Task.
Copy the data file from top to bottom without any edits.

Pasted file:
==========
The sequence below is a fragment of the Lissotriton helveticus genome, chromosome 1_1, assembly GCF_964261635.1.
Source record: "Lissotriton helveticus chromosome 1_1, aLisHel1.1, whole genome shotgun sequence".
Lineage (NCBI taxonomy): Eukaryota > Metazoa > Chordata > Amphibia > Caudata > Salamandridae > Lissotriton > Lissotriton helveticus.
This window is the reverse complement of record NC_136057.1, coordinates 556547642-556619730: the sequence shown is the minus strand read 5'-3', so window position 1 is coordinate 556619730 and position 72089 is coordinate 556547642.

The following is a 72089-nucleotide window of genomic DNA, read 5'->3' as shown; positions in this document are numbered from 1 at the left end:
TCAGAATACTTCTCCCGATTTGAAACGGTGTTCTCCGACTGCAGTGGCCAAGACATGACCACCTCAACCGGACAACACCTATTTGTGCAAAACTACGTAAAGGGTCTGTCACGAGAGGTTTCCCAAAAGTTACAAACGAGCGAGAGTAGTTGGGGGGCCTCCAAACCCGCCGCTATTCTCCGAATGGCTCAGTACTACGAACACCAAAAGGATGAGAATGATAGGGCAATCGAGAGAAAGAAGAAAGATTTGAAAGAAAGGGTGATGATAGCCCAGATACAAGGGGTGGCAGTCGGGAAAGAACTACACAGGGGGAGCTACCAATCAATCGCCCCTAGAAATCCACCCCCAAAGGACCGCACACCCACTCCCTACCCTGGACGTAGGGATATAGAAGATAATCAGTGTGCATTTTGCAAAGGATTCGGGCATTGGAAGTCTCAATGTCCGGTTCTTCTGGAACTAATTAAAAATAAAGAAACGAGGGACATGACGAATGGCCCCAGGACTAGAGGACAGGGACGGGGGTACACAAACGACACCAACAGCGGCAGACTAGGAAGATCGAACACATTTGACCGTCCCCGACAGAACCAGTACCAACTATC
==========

The sequence below is a fragment of the Lissotriton helveticus genome, chromosome 1_1, assembly GCF_964261635.1.
Source record: "Lissotriton helveticus chromosome 1_1, aLisHel1.1, whole genome shotgun sequence".
Lineage (NCBI taxonomy): Eukaryota > Metazoa > Chordata > Amphibia > Caudata > Salamandridae > Lissotriton > Lissotriton helveticus.
This window is the reverse complement of record NC_136057.1, coordinates 556547642-556619730: the sequence shown is the minus strand read 5'-3', so window position 1 is coordinate 556619730 and position 72089 is coordinate 556547642.

The following is a 72089-nucleotide window of genomic DNA, read 5'->3' as shown; positions in this document are numbered from 1 at the left end:
TCAGAATACTTCTCCCGATTTGAAACGGTGTTCTCCGACTGCAGTGGCCAAGACATGACCACCTCAACCGGACAACACCTATTTGTGCAAAACTACGTAAAGGGTCTGTCACGAGAGGTTTCCCAAAAGTTACAAACGAGCGAGAGTAGTTGGGGGGCCTCCAAACCCGCCGCTATTCTCCGAATGGCTCAGTACTACGAACACCAAAAGGATGAGAATGATAGGGCAATCGAGAGAAAGAAGAAAGATTTGAAAGAAAGGGTGATGATAGCCCAGATACAAGGGGTGGCAGTCGGGAAAGAACTACACAGGGGGAGCTACCAATCAATCGCCCCTAGAAATCCACCCCCAAAGGACCGCACACCCACTCCCTACCCTGGACGTAGGGATATAGAAGATAATCAGTGTGCATTTTGCAAAGGATTCGGGCATTGGAAGTCTCAATGTCCGGTTCTTCTGGAACTAATTAAAAATAAAGAAACGAGGGACATGACGAATGGCCCCAGGACTAGAGGACAGGGACGGGGGTACACAAACGACACCAACAGCGGCAGACTAGGAAGATCGAACACATTTGACCGTCCCCGACAGAACCAGTACCAACTATC